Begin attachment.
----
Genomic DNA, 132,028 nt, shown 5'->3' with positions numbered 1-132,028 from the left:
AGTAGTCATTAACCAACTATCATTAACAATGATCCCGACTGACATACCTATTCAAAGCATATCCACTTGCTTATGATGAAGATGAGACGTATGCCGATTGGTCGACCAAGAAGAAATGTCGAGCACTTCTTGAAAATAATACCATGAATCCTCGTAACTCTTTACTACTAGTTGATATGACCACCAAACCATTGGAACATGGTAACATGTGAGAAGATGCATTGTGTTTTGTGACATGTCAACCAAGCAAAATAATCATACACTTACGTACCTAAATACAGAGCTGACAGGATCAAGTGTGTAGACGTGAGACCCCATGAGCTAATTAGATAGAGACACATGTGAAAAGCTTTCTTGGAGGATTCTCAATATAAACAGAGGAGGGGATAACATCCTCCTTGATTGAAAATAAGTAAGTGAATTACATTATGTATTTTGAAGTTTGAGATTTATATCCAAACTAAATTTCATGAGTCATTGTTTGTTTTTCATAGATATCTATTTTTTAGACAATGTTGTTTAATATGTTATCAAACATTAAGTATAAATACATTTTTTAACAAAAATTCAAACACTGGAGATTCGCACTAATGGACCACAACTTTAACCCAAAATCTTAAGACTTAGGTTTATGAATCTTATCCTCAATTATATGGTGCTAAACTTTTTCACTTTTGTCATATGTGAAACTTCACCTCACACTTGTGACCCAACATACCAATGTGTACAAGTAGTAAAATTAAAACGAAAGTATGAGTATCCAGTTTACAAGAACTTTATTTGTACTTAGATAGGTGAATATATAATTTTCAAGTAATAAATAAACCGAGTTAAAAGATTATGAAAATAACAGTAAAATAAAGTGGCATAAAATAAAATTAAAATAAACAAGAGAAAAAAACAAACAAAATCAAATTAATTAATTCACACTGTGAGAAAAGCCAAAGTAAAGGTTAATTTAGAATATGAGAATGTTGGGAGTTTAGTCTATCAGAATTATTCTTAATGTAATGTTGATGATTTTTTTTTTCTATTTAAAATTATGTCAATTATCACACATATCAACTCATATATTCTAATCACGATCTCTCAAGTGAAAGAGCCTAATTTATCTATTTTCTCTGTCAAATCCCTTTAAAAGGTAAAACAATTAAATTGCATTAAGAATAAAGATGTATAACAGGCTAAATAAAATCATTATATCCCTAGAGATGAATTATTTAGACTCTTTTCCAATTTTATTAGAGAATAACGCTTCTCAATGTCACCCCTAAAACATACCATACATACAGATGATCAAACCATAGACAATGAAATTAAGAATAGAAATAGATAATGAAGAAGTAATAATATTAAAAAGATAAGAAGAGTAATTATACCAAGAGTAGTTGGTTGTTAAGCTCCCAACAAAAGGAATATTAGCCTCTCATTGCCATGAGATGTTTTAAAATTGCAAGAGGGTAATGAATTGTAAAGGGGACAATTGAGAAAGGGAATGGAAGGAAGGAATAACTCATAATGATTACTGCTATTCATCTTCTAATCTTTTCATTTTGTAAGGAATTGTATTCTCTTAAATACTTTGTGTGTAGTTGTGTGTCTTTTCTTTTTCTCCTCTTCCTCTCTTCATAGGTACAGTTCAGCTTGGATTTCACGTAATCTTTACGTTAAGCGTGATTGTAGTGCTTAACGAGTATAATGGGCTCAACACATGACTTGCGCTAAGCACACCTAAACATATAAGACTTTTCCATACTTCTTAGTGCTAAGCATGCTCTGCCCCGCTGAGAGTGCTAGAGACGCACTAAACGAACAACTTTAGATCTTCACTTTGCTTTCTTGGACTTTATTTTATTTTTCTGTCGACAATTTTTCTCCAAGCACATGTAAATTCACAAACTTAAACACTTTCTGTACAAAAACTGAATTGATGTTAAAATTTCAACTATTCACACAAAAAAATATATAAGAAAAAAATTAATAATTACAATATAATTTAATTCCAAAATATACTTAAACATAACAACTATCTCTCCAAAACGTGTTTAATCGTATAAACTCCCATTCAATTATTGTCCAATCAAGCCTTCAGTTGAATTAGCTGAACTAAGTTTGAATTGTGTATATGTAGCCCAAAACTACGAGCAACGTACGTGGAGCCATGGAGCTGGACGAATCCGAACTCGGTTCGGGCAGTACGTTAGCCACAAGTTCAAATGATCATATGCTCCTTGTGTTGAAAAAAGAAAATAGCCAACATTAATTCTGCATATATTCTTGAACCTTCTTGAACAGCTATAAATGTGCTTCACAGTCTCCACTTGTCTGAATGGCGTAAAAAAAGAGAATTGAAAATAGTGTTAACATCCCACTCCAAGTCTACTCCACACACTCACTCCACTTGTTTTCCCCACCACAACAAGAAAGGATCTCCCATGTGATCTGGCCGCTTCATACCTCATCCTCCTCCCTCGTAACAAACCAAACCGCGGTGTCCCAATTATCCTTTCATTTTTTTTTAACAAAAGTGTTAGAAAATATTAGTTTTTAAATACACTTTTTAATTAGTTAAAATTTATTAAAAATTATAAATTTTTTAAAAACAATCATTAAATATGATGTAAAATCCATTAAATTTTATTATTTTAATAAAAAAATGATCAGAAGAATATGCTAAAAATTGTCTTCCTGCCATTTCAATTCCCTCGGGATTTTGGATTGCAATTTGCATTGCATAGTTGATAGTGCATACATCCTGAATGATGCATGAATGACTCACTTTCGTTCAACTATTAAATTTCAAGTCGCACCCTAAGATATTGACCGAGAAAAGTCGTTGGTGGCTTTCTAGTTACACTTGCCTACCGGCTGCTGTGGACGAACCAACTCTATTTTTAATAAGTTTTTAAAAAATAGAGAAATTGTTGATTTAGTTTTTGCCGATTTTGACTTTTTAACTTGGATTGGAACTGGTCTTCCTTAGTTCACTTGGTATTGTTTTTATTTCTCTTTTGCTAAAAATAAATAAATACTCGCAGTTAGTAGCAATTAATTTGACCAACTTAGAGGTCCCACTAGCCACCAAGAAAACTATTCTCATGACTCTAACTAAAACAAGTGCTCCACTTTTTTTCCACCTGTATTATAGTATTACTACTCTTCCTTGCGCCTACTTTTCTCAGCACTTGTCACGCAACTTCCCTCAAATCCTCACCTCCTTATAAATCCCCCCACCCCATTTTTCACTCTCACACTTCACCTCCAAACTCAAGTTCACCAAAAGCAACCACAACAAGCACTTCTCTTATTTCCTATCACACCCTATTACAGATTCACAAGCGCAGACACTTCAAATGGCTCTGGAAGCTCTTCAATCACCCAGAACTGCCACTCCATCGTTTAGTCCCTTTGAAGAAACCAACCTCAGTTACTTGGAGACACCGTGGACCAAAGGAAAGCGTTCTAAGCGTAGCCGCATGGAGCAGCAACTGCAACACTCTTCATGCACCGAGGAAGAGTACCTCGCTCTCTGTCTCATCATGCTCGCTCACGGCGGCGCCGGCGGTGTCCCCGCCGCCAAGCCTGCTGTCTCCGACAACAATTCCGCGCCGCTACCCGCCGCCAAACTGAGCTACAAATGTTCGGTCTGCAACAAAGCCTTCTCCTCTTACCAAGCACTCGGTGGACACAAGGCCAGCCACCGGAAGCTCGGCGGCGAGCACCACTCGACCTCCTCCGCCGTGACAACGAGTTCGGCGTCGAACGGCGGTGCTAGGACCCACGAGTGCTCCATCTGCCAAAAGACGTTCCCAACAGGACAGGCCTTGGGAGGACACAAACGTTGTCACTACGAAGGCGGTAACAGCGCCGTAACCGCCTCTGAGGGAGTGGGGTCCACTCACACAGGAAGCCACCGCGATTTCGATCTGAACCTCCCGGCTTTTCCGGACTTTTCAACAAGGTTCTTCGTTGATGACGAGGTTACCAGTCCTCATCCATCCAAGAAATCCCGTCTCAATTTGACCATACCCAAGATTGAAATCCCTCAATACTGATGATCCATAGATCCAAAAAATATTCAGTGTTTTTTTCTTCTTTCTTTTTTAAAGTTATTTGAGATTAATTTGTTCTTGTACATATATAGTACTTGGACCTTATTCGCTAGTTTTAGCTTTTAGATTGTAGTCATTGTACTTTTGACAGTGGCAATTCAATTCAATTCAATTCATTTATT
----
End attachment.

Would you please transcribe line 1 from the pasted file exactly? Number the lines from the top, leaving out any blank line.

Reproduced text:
Genomic DNA, 132,028 nt, shown 5'->3' with positions numbered 1-132,028 from the left: